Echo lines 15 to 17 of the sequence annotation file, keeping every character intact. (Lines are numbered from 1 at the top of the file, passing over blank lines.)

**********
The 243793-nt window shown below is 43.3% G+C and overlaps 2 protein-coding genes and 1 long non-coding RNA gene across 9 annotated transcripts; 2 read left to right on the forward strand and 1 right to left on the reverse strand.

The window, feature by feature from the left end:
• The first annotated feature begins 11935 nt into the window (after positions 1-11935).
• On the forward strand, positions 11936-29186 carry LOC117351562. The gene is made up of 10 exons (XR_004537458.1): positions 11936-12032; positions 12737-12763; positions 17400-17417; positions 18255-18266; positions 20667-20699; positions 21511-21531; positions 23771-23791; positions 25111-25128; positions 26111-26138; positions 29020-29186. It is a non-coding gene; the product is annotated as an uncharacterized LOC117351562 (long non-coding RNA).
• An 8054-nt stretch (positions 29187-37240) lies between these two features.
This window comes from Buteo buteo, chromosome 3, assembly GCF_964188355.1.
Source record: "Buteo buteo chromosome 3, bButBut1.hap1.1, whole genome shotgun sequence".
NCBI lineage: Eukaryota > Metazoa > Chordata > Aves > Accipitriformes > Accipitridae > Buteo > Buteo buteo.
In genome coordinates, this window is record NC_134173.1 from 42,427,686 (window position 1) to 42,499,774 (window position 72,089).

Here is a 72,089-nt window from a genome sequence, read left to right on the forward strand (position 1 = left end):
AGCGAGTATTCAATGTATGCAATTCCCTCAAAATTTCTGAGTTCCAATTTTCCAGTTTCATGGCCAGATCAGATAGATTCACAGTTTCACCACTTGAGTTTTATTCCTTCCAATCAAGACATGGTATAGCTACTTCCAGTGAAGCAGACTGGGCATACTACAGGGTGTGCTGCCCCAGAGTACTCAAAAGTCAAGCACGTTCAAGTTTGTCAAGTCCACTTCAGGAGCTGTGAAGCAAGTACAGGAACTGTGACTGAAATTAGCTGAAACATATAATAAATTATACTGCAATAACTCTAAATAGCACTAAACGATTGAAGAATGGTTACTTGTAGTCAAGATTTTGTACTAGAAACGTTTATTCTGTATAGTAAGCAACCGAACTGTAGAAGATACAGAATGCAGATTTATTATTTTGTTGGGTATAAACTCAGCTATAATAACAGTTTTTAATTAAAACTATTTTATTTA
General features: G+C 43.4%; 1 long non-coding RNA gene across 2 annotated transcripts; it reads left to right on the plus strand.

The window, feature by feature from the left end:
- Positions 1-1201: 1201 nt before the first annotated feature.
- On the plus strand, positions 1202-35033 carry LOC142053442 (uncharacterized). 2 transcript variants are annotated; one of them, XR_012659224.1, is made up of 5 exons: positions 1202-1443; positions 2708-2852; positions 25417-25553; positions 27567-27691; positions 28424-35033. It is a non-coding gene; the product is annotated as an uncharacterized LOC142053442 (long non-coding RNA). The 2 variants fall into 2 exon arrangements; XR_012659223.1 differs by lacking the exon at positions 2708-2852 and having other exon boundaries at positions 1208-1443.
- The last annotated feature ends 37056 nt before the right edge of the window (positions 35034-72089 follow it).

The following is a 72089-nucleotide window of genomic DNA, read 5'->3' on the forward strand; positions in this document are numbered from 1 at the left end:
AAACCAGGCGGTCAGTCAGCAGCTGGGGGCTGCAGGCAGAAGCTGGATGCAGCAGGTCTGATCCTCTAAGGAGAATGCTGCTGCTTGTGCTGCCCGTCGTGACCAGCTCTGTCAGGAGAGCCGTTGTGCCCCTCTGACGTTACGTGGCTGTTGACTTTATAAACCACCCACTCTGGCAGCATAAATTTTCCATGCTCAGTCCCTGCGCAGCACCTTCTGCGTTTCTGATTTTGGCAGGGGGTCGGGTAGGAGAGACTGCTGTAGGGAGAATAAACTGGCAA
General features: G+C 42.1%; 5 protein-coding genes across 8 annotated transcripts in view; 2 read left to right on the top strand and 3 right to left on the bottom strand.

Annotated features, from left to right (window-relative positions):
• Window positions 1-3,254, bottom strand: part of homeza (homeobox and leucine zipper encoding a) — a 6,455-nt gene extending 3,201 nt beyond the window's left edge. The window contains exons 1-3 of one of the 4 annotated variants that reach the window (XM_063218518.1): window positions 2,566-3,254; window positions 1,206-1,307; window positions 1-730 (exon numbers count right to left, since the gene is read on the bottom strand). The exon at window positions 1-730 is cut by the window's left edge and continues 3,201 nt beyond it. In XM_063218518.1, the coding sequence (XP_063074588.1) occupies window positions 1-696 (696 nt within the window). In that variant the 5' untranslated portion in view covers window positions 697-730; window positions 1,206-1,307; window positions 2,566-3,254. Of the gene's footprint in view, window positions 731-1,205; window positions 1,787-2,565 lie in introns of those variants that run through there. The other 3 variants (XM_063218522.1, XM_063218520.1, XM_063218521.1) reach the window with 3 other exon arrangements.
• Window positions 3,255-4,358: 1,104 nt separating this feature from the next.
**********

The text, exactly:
- On the plus strand, positions 1202-35033 carry LOC142053442 (uncharacterized). 2 transcript variants are annotated; one of them, XR_012659224.1, is made up of 5 exons: positions 1202-1443; positions 2708-2852; positions 25417-25553; positions 27567-27691; positions 28424-35033. It is a non-coding gene; the product is annotated as an uncharacterized LOC142053442 (long non-coding RNA). The 2 variants fall into 2 exon arrangements; XR_012659223.1 differs by lacking the exon at positions 2708-2852 and having other exon boundaries at positions 1208-1443.
- The last annotated feature ends 37056 nt before the right edge of the window (positions 35034-72089 follow it).

The following is a 72089-nucleotide window of genomic DNA, read 5'->3' on the forward strand; positions in this document are numbered from 1 at the left end: